Estate PlanningProtect Your Home with a Trust

January 9, 2018

Will my Assets be Safe if I am also Receiving Medi-cal?

If you or your spouse had or are currently receiving Medi-Cal benefits, the one way to protect your house is by creating a trust. Assets included in a living trust are now protected from Medi-Cal benefit recovery. Now, as long as you have a living trust in place, Medi-Cal no longer has rights to place a lien on your home.

Before 2016, Medi-Cal had the right to seek reimbursement (or put a lien) on your estate after your passing even if it was protected by a living trust. That is no longer the case currently. Without trust, Medi-Cal can and will place a lien on your property.

Here are some reasons why you should invest in a complete estate plan and avoid future burden for your family:

  • You have the opportunity to control who will receive what and when they will receive it after you have passed away.
  • You control how your estate will be handled, not the probate courts.
  • For the price of creating a complete estate plan, you and your family will save more money in the long run rather than spending thousands to obtain your estate through probate court as well as potentially losing equity to Medi-Cal liens.
  • A complete estate plan will keep your assets private, avoiding the possibility of your finances being made public or Medi-Cal obtaining them.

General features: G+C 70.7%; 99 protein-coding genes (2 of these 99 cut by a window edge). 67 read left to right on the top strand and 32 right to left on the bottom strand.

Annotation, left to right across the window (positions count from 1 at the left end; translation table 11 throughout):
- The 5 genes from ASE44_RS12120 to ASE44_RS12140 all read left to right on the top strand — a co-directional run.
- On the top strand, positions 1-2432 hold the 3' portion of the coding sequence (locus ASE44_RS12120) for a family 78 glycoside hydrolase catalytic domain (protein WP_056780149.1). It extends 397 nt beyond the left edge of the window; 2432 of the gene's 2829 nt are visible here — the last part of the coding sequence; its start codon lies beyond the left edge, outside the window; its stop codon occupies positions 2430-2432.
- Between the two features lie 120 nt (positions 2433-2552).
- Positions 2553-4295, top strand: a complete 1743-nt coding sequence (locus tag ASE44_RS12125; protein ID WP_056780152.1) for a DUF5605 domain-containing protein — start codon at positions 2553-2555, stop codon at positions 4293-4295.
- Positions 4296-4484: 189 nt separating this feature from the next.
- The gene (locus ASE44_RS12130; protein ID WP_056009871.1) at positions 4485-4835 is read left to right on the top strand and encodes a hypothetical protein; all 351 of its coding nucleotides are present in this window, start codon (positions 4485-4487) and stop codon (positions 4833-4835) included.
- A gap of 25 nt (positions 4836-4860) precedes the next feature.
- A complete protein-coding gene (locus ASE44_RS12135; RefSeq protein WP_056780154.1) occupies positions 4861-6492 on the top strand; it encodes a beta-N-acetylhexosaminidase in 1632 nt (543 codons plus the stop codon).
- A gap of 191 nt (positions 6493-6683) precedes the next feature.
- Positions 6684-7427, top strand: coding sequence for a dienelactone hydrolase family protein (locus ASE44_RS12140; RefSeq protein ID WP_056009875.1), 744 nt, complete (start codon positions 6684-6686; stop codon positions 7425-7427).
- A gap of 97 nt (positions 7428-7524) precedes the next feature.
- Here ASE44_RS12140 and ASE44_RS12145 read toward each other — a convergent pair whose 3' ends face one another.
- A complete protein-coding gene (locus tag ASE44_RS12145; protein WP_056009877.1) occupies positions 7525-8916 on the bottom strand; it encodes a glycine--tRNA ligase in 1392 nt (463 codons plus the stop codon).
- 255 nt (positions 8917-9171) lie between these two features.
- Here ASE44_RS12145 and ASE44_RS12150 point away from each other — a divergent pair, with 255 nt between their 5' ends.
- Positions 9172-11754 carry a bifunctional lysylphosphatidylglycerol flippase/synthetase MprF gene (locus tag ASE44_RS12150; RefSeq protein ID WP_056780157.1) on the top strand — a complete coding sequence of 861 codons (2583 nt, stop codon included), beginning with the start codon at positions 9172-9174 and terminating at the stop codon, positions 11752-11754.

What is an Estate Plan?

If you own any assets, an estate plan ensures that your assets are distributed to your loved ones after you pass and will protect it from Medi-Cal liens. A complete estate plan will include:


A document which places your assets into a trust during your lifetime and then transferred to designated beneficiaries after your death by your chosen representative called a successor trustee. It is a set of instructions for how to dispense your estate and to whom will be in receipt of your estate.


Instructions for how your estate will be distributed after your death.

Advance Healthcare Directive

Instructions for how you are to receive medical treatment when you are no longer able to make healthcare decisions for yourself.

Power of Attorney

A document stating that you designate a specific person to act on your behalf to handle business, legal, and other private matters that you are no longer able to make for yourself.

If you are interested in creating an estate plan, give us a call at 714-546-4600 to schedule a free consultation.


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